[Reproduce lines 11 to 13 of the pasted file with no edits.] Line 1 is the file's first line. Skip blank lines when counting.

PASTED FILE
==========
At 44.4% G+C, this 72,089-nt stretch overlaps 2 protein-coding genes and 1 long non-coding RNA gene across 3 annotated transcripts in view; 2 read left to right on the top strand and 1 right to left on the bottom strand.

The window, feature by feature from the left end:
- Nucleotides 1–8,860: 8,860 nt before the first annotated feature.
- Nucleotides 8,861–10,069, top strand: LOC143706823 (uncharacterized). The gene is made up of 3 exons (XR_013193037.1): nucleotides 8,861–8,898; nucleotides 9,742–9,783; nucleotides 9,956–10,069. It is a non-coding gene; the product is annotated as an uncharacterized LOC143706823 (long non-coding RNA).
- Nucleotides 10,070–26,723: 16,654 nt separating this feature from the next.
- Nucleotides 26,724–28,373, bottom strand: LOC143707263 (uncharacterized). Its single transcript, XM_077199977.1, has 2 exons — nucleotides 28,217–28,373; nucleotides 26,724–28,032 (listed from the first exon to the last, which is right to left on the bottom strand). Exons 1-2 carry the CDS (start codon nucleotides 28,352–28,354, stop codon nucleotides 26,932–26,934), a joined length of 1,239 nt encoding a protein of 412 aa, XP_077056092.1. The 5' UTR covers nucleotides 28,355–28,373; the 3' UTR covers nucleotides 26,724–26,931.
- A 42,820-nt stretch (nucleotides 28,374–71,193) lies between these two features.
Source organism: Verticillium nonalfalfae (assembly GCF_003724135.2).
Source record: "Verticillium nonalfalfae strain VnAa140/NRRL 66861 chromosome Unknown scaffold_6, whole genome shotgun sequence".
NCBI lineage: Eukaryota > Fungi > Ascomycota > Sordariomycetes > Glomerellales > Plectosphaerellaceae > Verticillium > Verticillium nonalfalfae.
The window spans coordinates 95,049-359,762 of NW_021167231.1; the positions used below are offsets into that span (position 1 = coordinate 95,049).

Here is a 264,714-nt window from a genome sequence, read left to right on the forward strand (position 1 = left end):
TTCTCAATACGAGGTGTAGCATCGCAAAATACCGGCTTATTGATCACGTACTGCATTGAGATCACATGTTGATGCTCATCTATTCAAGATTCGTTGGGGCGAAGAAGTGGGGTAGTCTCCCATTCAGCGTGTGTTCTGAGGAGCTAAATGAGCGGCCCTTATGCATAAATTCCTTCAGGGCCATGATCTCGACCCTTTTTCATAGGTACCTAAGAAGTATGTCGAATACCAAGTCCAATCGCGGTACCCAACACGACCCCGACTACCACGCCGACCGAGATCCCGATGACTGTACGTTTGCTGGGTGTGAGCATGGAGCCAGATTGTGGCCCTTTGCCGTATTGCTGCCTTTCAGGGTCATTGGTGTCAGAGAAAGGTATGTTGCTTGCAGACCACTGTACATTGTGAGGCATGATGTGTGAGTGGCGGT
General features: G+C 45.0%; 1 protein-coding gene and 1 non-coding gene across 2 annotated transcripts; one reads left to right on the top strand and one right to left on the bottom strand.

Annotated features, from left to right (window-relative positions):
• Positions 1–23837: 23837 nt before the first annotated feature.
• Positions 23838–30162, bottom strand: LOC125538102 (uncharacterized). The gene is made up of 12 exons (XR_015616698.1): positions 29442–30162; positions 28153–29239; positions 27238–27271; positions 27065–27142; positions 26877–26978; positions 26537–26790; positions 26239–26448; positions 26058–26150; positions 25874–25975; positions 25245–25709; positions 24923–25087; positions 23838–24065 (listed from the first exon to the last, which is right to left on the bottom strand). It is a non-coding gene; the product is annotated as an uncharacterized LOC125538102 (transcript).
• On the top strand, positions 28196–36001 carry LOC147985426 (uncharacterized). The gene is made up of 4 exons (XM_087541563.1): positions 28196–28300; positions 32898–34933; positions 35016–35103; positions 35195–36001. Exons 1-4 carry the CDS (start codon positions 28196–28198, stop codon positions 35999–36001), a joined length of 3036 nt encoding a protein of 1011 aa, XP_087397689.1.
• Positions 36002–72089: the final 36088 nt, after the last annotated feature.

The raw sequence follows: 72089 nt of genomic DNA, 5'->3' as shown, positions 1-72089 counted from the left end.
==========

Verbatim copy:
The window spans coordinates 95,049-359,762 of NW_021167231.1; the positions used below are offsets into that span (position 1 = coordinate 95,049).

Here is a 264,714-nt window from a genome sequence, read left to right on the forward strand (position 1 = left end):
TTCTCAATACGAGGTGTAGCATCGCAAAATACCGGCTTATTGATCACGTACTGCATTGAGATCACATGTTGATGCTCATCTATTCAAGATTCGTTGGGGCGAAGAAGTGGGGTAGTCTCCCATTCAGCGTGTGTTCTGAGGAGCTAAATGAGCGGCCCTTATGCATAAATTCCTTCAGGGCCATGATCTCGACCCTTTTTCATAGGTACCTAAGAAGTATGTCGAATACCAAGTCCAATCGCGGTACCCAACACGACCCCGACTACCACGCCGACCGAGATCCCGATGACTGTACGTTTGCTGGGTGTGAGCATGGAGCCAGATTGTGGCCCTTTGCCGTATTGCTGCCTTTCAGGGTCATTGGTGTCAGAGAAAGGTATGTTGCTTGCAGACCACTGTACATTGTGAGGCATGATGTGTGAGTGGCGGT